The Tampa Bay Vipers were far from sharp Sunday to open their 2020 XFL campaign, losing 23-3 on the road in East Rutherford, New Jersey against the New York Guardians. Marc Trestman’s Vipers were vehemently outplayed for 60-minutes against a Guardians team they were favored to beat by 3.5 points.
4 Ups, 4 Downs will be a weekly nonpartisan column that highlights positive and negative takeaways no matter the final score. In losing efforts, it’ll point out players who weren’t on their game, or areas of the game where the team wasn’t up to snuff. During wins, it’ll prop up individual performances that played a factor in the final score, and highlight focal points of the team’s success.
1: The Run Game
It took a while for the Vipers run game to get going, but handing the ball to De’Veon Smith and Jacques Patrick was a positive gain nearly every time. Smith received the start for the Vipers, and a healthy share of the total carries. Smith had 16 carries for 79 yards (4.9 AVG), with a long of 12-yards. Patrick received eight carries for 32 yards. One major factor on why the run game opened up is our second ‘Up’ from Sunday.
2: Quinton Flowers’ Impact
If you followed the Vipers throughout training camp, there’s a good chance you found yourself asking why Flowers wasn’t more involved in the game plan early on? In the second half it seemed like Flowers played more snaps than Murray, but neither made much of their time as the team only managed three-points all game. Flowers helped to open up the run game, and rarely dropped back to pass. He finished the game 1 of 2 for 37 yards through the air and added five carries for 34 yards on the ground. The former University of South Florida standout finished the game with a quarterback rating of 95.8, more than double that of Murray who finished with a rating of 45.1. Many, including myself expect Flowers to be a bigger part of next week’s offensive game plan whether or not Murray remains the starter.
3: Anthoula Kelly’s Play
Kelly was the Vipers best cornerback on a day where the secondary’s play was less than memorable. He lead the Vipers defense with three passes defended and added three tackles. Before depth charts were released, Kelly was expected to be slated anywhere from nickel corner to CB3, but showed enough that he deserved the start over Jalen Collins. His play is definitely a bright spot from today’s mostly-negative game.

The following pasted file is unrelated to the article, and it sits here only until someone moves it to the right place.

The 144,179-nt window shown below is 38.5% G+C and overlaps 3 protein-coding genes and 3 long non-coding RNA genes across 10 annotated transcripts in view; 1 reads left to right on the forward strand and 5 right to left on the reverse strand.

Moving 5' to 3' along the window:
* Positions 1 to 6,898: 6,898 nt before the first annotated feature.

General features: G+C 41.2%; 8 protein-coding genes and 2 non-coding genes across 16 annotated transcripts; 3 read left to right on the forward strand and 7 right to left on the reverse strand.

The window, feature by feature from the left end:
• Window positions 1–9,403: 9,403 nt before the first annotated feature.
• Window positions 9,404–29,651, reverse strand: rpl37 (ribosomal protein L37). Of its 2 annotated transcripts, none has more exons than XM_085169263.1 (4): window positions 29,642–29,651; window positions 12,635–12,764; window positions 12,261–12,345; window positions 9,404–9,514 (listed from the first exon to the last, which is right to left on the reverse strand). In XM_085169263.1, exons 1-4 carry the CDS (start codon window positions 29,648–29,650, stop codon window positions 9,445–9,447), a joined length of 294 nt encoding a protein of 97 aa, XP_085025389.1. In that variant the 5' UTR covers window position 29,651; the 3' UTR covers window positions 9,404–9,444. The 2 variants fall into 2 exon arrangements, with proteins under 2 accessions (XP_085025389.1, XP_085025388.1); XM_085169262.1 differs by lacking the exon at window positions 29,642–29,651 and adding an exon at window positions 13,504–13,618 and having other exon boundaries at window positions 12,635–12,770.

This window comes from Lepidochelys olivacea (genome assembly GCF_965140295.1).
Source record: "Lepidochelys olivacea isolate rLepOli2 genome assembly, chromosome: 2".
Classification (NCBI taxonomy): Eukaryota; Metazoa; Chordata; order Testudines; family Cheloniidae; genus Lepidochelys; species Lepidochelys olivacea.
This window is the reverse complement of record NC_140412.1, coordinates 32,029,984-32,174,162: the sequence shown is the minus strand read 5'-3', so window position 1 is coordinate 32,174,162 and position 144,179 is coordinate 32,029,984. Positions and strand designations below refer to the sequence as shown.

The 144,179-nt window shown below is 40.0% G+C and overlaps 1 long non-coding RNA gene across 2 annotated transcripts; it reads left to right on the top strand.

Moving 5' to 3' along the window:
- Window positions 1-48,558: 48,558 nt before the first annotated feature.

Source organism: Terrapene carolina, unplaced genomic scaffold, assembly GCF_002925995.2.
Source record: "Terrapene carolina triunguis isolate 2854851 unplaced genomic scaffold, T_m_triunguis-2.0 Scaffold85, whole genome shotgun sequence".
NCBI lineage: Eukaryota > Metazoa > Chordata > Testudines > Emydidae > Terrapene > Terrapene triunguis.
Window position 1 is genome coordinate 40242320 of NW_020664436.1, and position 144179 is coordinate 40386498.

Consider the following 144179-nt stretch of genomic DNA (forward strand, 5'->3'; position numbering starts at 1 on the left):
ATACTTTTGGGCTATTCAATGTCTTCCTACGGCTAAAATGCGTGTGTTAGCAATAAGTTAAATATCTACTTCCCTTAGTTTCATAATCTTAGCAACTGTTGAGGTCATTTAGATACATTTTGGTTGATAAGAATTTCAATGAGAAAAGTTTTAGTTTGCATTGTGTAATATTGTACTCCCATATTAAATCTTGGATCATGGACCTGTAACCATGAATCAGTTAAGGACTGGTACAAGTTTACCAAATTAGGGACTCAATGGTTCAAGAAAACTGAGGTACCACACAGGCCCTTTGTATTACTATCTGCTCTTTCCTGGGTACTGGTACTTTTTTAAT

4: XFL Rules and Replay
For the fans who stayed behind in Tampa and watched the game on television were treated to a brand-new compelling experience watching the sport of football. The broadcasters won’t be explaining rules and changes all season long, but I would expect that things are discussed for the first month-or-so. The pace-of-play and time between series is fantastic, and the best new addition from the XFL broadcasts is the complete transparency on reviews. It’s so refreshing to be inside the conversation between the replay room and head official, instead of being thrown into a two-minute commercial break.
The kickoff rule seems to have been well-received through the first weekend as well. I appreciate the honest concern for the health of players and the removal of a 45-yard wind sprint leading to a smashing of the head into another human at speeds up to 20-mph will certainly be a change I hope all leagues and levels make.
1: Aaron Murray’s Expectations
The league was high on Murray all throughout training camp, go no further than Caesar’s initial over/under for win total being set at 8.5, that number has since been lowered. Murray was expected to be an able pocket passer, but today he seemed so quick to get out of the pocket and improvise, whether his offensive line gave him time or not. His final stat line: 16 of 34 for 231 yards and 2 interceptions.
The bottom line is at 29-years-old you’re no longer a prospect, and there isn’t a lot to be discovered, no matter how good the coaching staff. Murray should have been better and wasn’t. His poor decision making is the only reason why the Tampa Bay Vipers are 0-1 and not 1-0, the game was not out of hand until the fourth quarter. A good drive that ended in six was all the Vipers needed to completely change to perception of their first game.
2: Nick Truesdell’s Ball Protection
In the first half, Truesdell was playing his way into a spot on the list above. His ridiculous one-handed catch late in the first half was one of the few offensive highlights from Sunday’s loss. But he had a drop in the first quarter that was a half-step from being a fumble, and an actual fumble early in the fourth quarter that resulted in a Guardians touchdown, and giving New York a 20-point lead. Call it nerves, but expectations were high for Truesdell in this offense, and his 3 catches for 49 yards left a lot to want.
3: The Offensive Line
It doesn’t take a paragraph to say that 8 QB hits and 5 sacks is an overall poor performance by the offensive line. Starting center Jordan McCray was a late addition to the Vipers injury report, but did end up starting and playing three quarters before John Yarbrough took over. Whether that was a flare-up of McCray’s injury or a semi-waiving of the white flag by Trestman, we don’t yet know. A late shake-up before the season with the injury and placement of would-be starting guard Andrew Tiller on the injured reserve did present a question mark on the line’s ability to keep Murray and company off the ground.
4: Wrapping Up and Finishing Tackles
There was a painful amount of missed tackles for the Vipers defense Sunday. The secondary wasn’t finishing and help wasn’t coming fast enough which lead to several Guardians receivers getting loose for a bigger gain. The missed tackles on Guardians running back Darius Victor is justified, he runs angry.
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